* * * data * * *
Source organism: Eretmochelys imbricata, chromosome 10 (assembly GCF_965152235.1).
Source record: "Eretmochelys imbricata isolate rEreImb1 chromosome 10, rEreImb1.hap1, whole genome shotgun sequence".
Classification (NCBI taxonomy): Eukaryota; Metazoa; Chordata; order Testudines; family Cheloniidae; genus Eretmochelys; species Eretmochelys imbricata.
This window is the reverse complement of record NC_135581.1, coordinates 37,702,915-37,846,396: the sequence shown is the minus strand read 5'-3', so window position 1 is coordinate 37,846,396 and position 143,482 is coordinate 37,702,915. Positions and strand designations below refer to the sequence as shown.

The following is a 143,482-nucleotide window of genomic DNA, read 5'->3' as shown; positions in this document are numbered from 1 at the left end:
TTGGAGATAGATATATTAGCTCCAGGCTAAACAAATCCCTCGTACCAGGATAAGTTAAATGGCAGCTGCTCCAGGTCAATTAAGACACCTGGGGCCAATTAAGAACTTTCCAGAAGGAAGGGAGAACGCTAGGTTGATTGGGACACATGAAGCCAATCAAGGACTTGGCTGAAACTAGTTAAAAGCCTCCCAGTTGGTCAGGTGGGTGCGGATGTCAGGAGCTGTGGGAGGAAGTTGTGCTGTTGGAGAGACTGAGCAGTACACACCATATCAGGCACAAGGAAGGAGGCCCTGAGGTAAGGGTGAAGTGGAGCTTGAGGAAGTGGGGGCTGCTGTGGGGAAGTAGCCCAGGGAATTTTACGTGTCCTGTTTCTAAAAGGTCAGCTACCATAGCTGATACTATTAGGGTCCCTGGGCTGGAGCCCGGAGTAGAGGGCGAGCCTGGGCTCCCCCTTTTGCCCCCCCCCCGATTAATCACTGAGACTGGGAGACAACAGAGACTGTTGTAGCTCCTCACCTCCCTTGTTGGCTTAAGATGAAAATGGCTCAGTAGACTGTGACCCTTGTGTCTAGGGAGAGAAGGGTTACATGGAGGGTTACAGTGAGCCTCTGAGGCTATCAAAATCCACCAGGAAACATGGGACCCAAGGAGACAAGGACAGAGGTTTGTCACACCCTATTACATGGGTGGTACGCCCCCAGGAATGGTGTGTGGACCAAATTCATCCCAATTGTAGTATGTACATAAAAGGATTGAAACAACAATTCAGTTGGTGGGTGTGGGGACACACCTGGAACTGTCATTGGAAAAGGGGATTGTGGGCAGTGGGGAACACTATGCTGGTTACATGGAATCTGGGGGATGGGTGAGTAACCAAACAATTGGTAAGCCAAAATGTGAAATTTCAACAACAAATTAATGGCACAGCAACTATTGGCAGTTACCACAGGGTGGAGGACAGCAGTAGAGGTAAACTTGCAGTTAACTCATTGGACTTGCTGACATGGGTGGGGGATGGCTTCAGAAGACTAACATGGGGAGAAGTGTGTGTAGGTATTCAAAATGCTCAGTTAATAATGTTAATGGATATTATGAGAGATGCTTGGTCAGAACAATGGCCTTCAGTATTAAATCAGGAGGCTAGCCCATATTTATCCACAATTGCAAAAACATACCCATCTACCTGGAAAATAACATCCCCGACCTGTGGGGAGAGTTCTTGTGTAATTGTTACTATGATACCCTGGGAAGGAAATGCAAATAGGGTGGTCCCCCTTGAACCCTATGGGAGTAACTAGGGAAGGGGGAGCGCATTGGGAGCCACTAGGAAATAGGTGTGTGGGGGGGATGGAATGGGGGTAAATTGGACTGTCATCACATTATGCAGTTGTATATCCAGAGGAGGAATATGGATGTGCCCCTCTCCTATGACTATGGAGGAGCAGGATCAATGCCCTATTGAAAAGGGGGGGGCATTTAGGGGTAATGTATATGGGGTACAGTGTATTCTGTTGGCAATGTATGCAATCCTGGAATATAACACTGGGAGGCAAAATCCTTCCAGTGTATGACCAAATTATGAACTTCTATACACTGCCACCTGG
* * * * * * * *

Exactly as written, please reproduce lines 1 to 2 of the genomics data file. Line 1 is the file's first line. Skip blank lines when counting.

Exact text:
Source organism: Eretmochelys imbricata, chromosome 10 (assembly GCF_965152235.1).
Source record: "Eretmochelys imbricata isolate rEreImb1 chromosome 10, rEreImb1.hap1, whole genome shotgun sequence".